I had a long conversation with Brian McLaren the morning before we visited the Apartheid museum, and something we said to each other helped in working through my emotions that day. Every religion has the responsibility to remember the worst moments in their tradition, those times which we never want to talk about, we need to tell our children about those times!
Christians need to remember the time when thousands of “pagan’s” were crucified and killed after Christianity became the official religion of the Roman empire. We need to remember the crusades, the inkwizitions. Afrikaners need to remember Apartheid. We owe it to the world to remember Apartheid! It is our responsibility to tell the story of how a people group could become the oppressor, and use their religious language to justify this. We need to remember, so that it will never happen again.
Remembering make us sensitive to repititions of similar events. Afrikaner people need to remember, and in remembering help other oppressors to notice when they are doing similar things, notice when they are using similar religious language to justify the evils within them.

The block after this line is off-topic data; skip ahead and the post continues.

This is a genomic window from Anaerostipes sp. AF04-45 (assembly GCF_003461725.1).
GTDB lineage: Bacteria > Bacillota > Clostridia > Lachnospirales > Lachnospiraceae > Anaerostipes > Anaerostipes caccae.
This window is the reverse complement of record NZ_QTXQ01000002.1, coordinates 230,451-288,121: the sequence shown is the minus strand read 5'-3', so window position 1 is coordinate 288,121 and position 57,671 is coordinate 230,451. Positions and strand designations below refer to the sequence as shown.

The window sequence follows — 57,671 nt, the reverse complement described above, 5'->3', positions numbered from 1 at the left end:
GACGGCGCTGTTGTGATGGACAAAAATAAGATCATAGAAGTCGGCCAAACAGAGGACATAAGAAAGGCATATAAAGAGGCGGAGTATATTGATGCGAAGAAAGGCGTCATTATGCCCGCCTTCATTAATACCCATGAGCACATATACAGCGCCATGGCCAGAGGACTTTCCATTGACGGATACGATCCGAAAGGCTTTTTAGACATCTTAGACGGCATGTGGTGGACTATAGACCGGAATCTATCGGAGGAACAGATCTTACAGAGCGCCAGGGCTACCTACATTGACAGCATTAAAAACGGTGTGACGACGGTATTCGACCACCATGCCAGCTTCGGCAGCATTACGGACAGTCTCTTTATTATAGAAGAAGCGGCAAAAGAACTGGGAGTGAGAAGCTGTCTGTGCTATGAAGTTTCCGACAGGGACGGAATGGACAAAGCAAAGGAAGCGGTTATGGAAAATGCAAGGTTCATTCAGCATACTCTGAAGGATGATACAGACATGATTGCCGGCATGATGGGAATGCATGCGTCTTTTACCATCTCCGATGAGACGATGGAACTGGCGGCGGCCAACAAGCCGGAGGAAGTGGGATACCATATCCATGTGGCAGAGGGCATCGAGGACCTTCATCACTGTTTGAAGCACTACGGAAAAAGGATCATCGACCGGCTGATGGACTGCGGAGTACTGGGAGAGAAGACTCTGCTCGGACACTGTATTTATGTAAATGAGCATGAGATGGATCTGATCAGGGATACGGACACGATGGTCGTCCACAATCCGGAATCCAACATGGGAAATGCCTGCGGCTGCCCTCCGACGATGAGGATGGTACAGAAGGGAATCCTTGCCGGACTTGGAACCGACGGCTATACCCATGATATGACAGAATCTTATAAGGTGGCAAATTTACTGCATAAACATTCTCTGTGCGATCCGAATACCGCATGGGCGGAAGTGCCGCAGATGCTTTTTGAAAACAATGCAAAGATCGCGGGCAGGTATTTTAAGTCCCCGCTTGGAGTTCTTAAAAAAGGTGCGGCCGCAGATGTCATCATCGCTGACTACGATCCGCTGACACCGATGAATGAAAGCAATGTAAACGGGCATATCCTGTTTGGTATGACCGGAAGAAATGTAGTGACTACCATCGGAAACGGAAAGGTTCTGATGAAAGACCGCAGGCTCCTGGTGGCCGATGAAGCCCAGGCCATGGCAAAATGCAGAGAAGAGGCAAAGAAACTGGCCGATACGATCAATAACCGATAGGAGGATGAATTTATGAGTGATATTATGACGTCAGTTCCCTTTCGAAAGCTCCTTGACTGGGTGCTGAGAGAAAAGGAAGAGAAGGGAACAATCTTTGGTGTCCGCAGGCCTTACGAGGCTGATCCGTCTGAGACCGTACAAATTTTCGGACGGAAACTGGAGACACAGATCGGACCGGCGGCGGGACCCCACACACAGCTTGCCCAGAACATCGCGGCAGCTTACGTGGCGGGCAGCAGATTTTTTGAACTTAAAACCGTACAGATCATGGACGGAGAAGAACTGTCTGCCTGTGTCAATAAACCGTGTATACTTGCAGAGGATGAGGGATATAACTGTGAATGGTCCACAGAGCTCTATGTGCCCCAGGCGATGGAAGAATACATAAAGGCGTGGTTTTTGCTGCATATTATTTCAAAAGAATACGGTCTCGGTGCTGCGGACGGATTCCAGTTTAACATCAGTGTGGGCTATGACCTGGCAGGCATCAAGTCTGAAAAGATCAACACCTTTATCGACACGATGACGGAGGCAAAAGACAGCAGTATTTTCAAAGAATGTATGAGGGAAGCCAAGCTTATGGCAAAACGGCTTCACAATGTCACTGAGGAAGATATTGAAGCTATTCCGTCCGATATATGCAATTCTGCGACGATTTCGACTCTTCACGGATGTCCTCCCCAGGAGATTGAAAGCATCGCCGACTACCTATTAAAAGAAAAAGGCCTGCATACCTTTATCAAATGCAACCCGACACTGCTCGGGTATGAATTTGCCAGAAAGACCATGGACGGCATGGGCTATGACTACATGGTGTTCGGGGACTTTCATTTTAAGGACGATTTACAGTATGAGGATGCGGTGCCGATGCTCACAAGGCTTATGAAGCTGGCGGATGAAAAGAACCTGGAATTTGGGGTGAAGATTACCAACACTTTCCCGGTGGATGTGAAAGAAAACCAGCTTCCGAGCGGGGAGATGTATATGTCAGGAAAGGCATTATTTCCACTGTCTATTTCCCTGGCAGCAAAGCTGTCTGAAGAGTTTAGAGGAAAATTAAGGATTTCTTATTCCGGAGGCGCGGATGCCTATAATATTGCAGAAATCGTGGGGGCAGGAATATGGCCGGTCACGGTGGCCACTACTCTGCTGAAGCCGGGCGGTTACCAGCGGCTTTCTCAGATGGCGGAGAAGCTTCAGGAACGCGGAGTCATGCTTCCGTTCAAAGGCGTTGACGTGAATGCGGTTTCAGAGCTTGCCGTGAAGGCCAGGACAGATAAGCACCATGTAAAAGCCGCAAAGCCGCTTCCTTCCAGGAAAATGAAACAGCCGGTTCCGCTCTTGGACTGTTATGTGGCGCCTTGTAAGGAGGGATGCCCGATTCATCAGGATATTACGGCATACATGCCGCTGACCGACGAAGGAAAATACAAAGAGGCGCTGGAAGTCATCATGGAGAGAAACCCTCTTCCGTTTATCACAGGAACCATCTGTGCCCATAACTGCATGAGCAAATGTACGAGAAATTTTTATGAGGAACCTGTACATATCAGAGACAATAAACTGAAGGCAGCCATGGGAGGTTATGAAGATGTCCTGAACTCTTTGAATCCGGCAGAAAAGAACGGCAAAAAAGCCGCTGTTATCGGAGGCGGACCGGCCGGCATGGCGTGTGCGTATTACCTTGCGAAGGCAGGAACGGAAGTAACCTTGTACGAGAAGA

It’s not only the Afrikaners that need to remember. Post-Bushian evangelical Republicans (or maybe all Christians) in America will need to remember how Christians could support a president that spread violence and hatred. Muslims (sorry, I am not able to pin-point it into a smaller group) of later generations will need to remember how their faith was used to justify a war.
We remember, not to experience guilt, we remember so that it will not be repeated.

I had a long conversation with Brian McLaren the morning before we visited the Apartheid museum, and something we said to each other helped in working through my emotions that day. Every religion has the responsibility to remember the worst moments in their tradition, those times which we never want to talk about, we need to tell our children about those times!